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The final edition of Food Roots will run next Thursday. My apologies for not posting yesterday.

Our 14 month old woke up yesterday morning with a runny nose and this morning had a bit of a cough. We are thankful that it hasn’t gotten too bad, but still we want to make sure that we make him comfortable and assist his body in ridding whatever it is that is causing his symptoms.

Because he is just learning to do things like talk and drink from a cup it is a bit more tricky than treating our 3 year old or one of the adults in our home. We are using the same foods and supplements as we would for myself or my husband, but in smaller quantities and at times hidden in familiar foods.

So today I thought I would share the things that have worked for us in treating a cold in our toddler, or anyone else for that matter. And if you have any tips I would love to hear them.

  • Breastfeed. It might sound strange that a woman who feeds her toddler bottles of milk would say to breastfeed. The fact is if I could I would, but sadly he self-weaned a few months ago and while I have attempted to reintroduce him to it in the past, he simply refuses to nurse. But, if you have maintained a milk supply for your toddler, have a friend who is nursing a baby, or can pump extra milk because you are breastfeeding a baby yourself, then breast milk would be a wonderful immune boosting food for your toddler, sick or not.
  • Take them off of dairy. We are big fans of the raw dairy products that we pick up from a local farm every week. That said dairy in general can be mucus forming for those who are suffering from any ailment, so removing dairy from the diet seems to be helpful. He’s not too happy about this right now because he still loves his bottles, but water and coconut milk should keep him plenty hydrated.
  • No Sugar of Sugar Forming Foods. Generally speaking we don’t give our boys sweets, but especially when their immune system is being challenged we try to limit fruits and starchy foods as well. Many studies show that sugar can bring the immune system down for hours after consumption.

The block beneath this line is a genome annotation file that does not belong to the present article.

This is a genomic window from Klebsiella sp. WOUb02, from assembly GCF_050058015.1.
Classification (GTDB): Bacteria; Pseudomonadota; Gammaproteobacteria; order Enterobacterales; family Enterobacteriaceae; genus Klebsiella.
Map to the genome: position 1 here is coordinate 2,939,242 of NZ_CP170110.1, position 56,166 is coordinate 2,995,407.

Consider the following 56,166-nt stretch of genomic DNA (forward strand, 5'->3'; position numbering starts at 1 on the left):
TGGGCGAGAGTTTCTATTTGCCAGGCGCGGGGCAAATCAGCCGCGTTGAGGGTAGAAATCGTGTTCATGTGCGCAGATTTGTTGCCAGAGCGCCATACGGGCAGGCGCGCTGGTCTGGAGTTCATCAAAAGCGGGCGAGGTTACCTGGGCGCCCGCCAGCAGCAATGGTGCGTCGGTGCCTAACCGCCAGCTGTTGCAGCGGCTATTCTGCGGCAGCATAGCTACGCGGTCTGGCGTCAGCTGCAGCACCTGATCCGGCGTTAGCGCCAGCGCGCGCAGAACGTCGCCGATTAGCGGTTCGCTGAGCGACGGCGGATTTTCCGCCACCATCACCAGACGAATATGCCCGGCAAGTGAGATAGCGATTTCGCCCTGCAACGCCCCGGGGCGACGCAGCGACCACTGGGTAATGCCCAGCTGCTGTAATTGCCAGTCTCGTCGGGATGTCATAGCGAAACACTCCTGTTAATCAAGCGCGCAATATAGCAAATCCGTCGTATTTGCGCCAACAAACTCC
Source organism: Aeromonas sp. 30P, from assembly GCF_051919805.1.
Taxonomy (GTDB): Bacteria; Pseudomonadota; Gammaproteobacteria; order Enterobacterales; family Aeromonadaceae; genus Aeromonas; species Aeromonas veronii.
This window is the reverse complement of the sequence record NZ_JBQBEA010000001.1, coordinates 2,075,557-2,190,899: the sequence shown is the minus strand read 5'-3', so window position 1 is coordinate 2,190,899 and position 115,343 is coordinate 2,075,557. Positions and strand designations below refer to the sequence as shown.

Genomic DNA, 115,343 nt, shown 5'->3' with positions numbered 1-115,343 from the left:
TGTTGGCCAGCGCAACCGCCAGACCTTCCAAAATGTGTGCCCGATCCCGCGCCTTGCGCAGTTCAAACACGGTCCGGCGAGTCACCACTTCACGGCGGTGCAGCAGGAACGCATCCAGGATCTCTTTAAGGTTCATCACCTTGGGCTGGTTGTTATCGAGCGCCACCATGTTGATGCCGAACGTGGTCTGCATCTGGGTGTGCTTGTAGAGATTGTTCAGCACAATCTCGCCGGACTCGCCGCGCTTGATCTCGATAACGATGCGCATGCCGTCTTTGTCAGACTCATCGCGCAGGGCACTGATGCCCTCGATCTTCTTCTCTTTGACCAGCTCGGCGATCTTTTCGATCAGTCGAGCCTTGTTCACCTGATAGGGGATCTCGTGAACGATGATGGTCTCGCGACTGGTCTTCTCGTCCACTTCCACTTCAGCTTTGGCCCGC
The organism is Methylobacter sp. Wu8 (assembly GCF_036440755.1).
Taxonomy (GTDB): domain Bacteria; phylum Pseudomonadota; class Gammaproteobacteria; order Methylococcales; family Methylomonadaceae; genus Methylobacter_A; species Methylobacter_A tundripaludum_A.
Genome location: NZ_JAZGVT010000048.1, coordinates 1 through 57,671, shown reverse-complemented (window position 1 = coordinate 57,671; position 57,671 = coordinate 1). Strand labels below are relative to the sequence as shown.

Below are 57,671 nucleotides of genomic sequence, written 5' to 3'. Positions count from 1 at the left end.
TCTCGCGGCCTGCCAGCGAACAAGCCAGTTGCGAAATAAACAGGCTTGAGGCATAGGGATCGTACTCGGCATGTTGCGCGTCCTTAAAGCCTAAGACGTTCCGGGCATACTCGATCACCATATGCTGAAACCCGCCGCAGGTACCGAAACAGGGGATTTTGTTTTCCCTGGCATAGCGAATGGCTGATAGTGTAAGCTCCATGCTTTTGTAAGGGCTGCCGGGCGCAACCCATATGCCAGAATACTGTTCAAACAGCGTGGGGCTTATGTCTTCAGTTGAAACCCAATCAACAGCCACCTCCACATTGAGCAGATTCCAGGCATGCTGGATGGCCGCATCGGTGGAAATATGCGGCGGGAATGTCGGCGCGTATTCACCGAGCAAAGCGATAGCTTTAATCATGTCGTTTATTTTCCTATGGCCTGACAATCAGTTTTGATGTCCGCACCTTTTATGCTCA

• Cod liver oil. Vitamin D is so important for so many reasons. We have been sneaking in cod liver oil wherever we can – bottles, mixing it into food, and trying (not so successfully) to give it to him on a spoon. We use the brand found on my resources page.
  • Coconut oil. Because coconut oil is an antiviral it is another great fat to give to anyone, especially someone with a cold. I have been putting it on squash instead of butter, mixing it into soaked oatmeal, and giving it to both him and our 3 year old off of a spoon. They love it!
  • Vitamin C. We all know that vitamin C is great for fighting colds, but juice contains lots of sugar (even if it is naturally derived). One option that I read about in Nourishing Traditions is acerola powder. I have this on hand as a supplement and because it is an ingredient in the raw milk baby formula. Acerola is a berry that is very high in vitamin C. Foods like bell peppers and sauerkraut are also good low-sugar vitamin C sources.
  • Probiotics. Speaking of sauerkraut… Since most of our immune system is dependent on the health of our gut then making sure that we are feeding it good bacteria is a good idea. Fermented vegetables are probably a better option than yogurt, kefir, or kombucha. You can also purchase an infant strain of probiotics that is well-matched to the bacteria found in young children.
  • Lots of liquids. To help flush the "ickies" out of their systems giving them plenty of water or chicken stock is a good idea. Some even refer to real chicken stock as "Jewish penicillin" because it was traditionally found to fight off illnesses.
  • Echinacea and/or Elderberry Tinctures. You can purchase children’s echinacea tinctures that are less concentrated and are made using glycerin instead of alcohol. Our 3 year old loves to take his off of a spoon and our toddler doesn’t even notice it when mixed with water.
  • Eucalyptus Essential oil. If you’re familiar with Vick’s vapor rub then you will recognize the smell of this oil. It is great when added to a warm bath. It helps clear out the sinuses and can be rubbed on the chest just before bed time to aid in clearer breathing through the night.

Those are the methods we are using. How about you… do you have any tips for treating a toddler’s (or any other age’s) cold?

This post is a contribution to Fight Back & Frugal Fridays.